|Crew members on the NOAA ship Ronald H. Brown prepare oceanographic buoys for deployment. Photo: Commander Emily B. Christman, NOAA Corps, NOAA Photo Library.|
Reporter’s Toolbox: NOAA Data Portal Is a Great Home Port for Environmental Journalists
By Joseph A. Davis
Everybody talks about climate change. NOAA actually measures it. Knowing how to get at data from the National Oceanic and Atmospheric Administration will eventually be a Swiss Army knife for environmental journalists reporting on this heating-up world.
The first challenge for many of us is imagining and appreciating how vast NOAA’s data stores are. A close second is applying them to help audiences understand how important the seas and atmosphere are to human life.
NOAA is trying to help, through its Data Discovery Portal. This is a single web page that holds out the promise of leading you to some 65,438 NOAA datasets in — we hope — a coherent and relevant way.
Starting from the portal, there are two ways in. One is the traditional NOAA Data Catalog. The other, more user-friendly, option is a new search tool called OneStop. An important limitation of OneStop is that it only leads to data held by the agency’s National Centers for Environmental Information. But that’s a ton.
Where the data comes from
Instruments — usually. Think of a tidal gauge. Or a thermometer. That’s basically what NOAA does, but there’s much more to their gear than your standard hardware store devices.
NOAA has a fleet of at least 15 research vessels. Most are engaged in oceanographic research. Others do hydrographic and fisheries surveys. These ships work out of home ports everywhere from Hawaii to Massachusetts. Collectively, they conduct more than 100 missions each year.
Another source is NOAA’s huge fleet of data buoys. They measure a lot of things — such as temperature, salinity, currents, nitrate, chlorophyll and the partial pressure of carbon dioxide in seawater — often in remote and rough seas. They can even help measure complex phenomena like the El Niño Southern Oscillation, which has a huge impact on both oceans and continental weather. The buoys actually have their own database, which ultimately folds into NOAA’s data universe.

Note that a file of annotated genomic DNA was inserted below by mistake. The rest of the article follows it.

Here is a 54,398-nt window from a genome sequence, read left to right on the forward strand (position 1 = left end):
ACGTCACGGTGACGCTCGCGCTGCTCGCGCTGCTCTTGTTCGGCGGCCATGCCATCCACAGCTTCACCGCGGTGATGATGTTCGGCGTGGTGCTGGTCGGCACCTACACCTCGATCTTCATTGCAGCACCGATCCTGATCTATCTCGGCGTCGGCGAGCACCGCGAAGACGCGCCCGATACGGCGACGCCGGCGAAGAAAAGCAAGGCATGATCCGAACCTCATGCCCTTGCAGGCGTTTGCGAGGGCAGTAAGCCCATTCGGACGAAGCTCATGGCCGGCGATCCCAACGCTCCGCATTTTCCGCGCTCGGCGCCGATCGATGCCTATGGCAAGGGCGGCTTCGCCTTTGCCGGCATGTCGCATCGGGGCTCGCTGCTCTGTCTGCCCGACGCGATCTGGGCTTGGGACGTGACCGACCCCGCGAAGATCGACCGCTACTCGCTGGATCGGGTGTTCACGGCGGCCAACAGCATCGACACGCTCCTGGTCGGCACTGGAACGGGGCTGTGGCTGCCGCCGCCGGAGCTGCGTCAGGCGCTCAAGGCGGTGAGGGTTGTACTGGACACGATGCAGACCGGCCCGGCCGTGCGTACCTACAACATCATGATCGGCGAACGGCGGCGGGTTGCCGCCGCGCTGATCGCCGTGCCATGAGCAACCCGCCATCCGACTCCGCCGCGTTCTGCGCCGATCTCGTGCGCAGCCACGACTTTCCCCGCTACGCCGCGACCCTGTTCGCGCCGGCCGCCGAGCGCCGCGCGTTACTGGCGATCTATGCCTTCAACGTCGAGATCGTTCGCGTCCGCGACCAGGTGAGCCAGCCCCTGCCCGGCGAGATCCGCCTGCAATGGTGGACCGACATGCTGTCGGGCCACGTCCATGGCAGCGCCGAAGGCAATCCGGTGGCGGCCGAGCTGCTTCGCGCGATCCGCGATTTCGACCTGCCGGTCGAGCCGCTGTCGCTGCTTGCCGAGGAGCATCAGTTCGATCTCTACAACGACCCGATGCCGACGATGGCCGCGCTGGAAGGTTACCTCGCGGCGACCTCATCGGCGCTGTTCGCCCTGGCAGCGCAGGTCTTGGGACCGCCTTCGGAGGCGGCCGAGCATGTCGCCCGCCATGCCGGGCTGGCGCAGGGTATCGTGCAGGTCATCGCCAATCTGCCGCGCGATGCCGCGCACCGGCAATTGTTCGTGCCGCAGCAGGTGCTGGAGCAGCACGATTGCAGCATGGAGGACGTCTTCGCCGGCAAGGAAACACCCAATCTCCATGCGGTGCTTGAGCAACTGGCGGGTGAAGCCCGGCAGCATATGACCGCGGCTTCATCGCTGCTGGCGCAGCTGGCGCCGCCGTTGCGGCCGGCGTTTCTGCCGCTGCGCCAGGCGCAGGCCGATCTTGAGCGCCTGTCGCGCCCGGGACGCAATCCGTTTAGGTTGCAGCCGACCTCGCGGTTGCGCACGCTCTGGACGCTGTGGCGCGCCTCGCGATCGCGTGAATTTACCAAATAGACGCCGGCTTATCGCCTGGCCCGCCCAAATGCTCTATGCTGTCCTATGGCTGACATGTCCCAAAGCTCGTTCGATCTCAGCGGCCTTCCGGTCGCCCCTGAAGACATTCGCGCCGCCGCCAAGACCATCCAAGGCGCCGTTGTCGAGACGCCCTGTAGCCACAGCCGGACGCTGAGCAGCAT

NOAA’s saildrones have actually
ventured into the heart of
hurricanes — with cameras rolling.
And let’s not forget the data-collecting drones. NOAA’s saildrones have actually ventured into the heart of hurricanes — with cameras rolling. Other autonomous and remotely-piloted instrument platforms include drifters and gliders. There are also robots known as autonomous underwater vehicles.
Last but not least, NOAA owns and operates nine satellites, whose only job is to observe the Earth in many of its aspects.
Using the data smartly
You may not discover the story you need the data for until you discover the data — and realize how sprawling the NOAA institutional network is.
The portal page itself offers the hope and promise of using the data smartly. It does this (at least OneStop does) by helping you do intelligent searches by topic as well as by platforms and types of data.
Searches can be guided by six major topic areas: weather, climate, satellites, fisheries, coasts and oceans. You can also search by keyword, such as tides or currents. And you can filter the results by the location or date of the data or other attributes.
A hint to the hip: A lot of really smart scientists are already quite busy using and understanding NOAA data. One of the best routes for going in deeper is to find and talk to them. For instance, you might start by looking around at local universities and research centers.
Joseph A. Davis is a freelance writer/editor in Washington, D.C. who has been writing about the environment since 1976. He writes SEJournal Online's TipSheet, Reporter's Toolbox and Issue Backgrounder, and curates SEJ's weekday news headlines service EJToday and @EJTodayNews. Davis also directs SEJ's Freedom of Information Project and writes the WatchDog opinion column.
* From the weekly news magazine SEJournal Online, Vol. 7, No. 29. Content from each new issue of SEJournal Online is available to the public via the SEJournal Online main page. Subscribe to the e-newsletter here. And see past issues of the SEJournal archived here.